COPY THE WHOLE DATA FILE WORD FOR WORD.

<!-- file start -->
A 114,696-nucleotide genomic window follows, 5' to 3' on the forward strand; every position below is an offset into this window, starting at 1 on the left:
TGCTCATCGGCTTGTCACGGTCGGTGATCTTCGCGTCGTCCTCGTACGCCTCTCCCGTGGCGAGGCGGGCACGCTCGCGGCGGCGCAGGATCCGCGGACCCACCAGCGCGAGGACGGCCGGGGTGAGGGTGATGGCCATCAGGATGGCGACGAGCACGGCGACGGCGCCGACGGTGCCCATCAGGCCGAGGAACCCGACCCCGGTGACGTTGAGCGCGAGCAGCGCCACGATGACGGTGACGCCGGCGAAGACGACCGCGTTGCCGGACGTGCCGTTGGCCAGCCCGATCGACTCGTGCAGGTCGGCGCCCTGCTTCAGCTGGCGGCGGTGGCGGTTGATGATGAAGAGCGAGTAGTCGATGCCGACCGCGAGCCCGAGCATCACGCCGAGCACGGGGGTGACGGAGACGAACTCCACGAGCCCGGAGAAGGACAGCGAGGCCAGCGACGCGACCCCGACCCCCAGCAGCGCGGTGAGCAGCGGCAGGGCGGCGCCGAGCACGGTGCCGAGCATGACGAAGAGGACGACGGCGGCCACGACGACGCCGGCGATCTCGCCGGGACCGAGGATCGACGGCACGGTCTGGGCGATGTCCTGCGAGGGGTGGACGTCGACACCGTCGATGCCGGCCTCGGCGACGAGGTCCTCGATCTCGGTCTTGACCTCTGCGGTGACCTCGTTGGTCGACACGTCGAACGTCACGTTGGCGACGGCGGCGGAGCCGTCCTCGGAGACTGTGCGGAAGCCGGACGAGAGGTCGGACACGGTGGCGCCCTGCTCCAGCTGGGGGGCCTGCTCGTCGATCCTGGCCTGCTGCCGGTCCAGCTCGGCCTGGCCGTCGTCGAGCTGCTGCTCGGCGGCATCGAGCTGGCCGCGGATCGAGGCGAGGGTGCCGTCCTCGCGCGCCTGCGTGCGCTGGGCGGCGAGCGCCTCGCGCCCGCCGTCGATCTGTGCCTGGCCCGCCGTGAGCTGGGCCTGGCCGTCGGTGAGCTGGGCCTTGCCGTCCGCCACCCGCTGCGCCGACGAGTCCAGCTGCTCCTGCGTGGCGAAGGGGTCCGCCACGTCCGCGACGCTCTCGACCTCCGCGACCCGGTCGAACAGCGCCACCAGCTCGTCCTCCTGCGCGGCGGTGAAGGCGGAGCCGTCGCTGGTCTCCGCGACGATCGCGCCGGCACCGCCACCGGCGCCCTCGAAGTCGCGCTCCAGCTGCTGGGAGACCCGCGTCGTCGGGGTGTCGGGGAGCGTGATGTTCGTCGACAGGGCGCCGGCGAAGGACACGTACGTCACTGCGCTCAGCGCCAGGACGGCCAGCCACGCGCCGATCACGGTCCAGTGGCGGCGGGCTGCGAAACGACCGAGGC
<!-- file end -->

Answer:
A 114,696-nucleotide genomic window follows, 5' to 3' on the forward strand; every position below is an offset into this window, starting at 1 on the left:
TGCTCATCGGCTTGTCACGGTCGGTGATCTTCGCGTCGTCCTCGTACGCCTCTCCCGTGGCGAGGCGGGCACGCTCGCGGCGGCGCAGGATCCGCGGACCCACCAGCGCGAGGACGGCCGGGGTGAGGGTGATGGCCATCAGGATGGCGACGAGCACGGCGACGGCGCCGACGGTGCCCATCAGGCCGAGGAACCCGACCCCGGTGACGTTGAGCGCGAGCAGCGCCACGATGACGGTGACGCCGGCGAAGACGACCGCGTTGCCGGACGTGCCGTTGGCCAGCCCGATCGACTCGTGCAGGTCGGCGCCCTGCTTCAGCTGGCGGCGGTGGCGGTTGATGATGAAGAGCGAGTAGTCGATGCCGACCGCGAGCCCGAGCATCACGCCGAGCACGGGGGTGACGGAGACGAACTCCACGAGCCCGGAGAAGGACAGCGAGGCCAGCGACGCGACCCCGACCCCCAGCAGCGCGGTGAGCAGCGGCAGGGCGGCGCCGAGCACGGTGCCGAGCATGACGAAGAGGACGACGGCGGCCACGACGACGCCGGCGATCTCGCCGGGACCGAGGATCGACGGCACGGTCTGGGCGATGTCCTGCGAGGGGTGGACGTCGACACCGTCGATGCCGGCCTCGGCGACGAGGTCCTCGATCTCGGTCTTGACCTCTGCGGTGACCTCGTTGGTCGACACGTCGAACGTCACGTTGGCGACGGCGGCGGAGCCGTCCTCGGAGACTGTGCGGAAGCCGGACGAGAGGTCGGACACGGTGGCGCCCTGCTCCAGCTGGGGGGCCTGCTCGTCGATCCTGGCCTGCTGCCGGTCCAGCTCGGCCTGGCCGTCGTCGAGCTGCTGCTCGGCGGCATCGAGCTGGCCGCGGATCGAGGCGAGGGTGCCGTCCTCGCGCGCCTGCGTGCGCTGGGCGGCGAGCGCCTCGCGCCCGCCGTCGATCTGTGCCTGGCCCGCCGTGAGCTGGGCCTGGCCGTCGGTGAGCTGGGCCTTGCCGTCCGCCACCCGCTGCGCCGACGAGTCCAGCTGCTCCTGCGTGGCGAAGGGGTCCGCCACGTCCGCGACGCTCTCGACCTCCGCGACCCGGTCGAACAGCGCCACCAGCTCGTCCTCCTGCGCGGCGGTGAAGGCGGAGCCGTCGCTGGTCTCCGCGACGATCGCGCCGGCACCGCCACCGGCGCCCTCGAAGTCGCGCTCCAGCTGCTGGGAGACCCGCGTCGTCGGGGTGTCGGGGAGCGTGATGTTCGTCGACAGGGCGCCGGCGAAGGACACGTACGTCACTGCGCTCAGCGCCAGGACGGCCAGCCACGCGCCGATCACGGTCCAGTGGCGGCGGGCTGCGAAACGACCGAGGC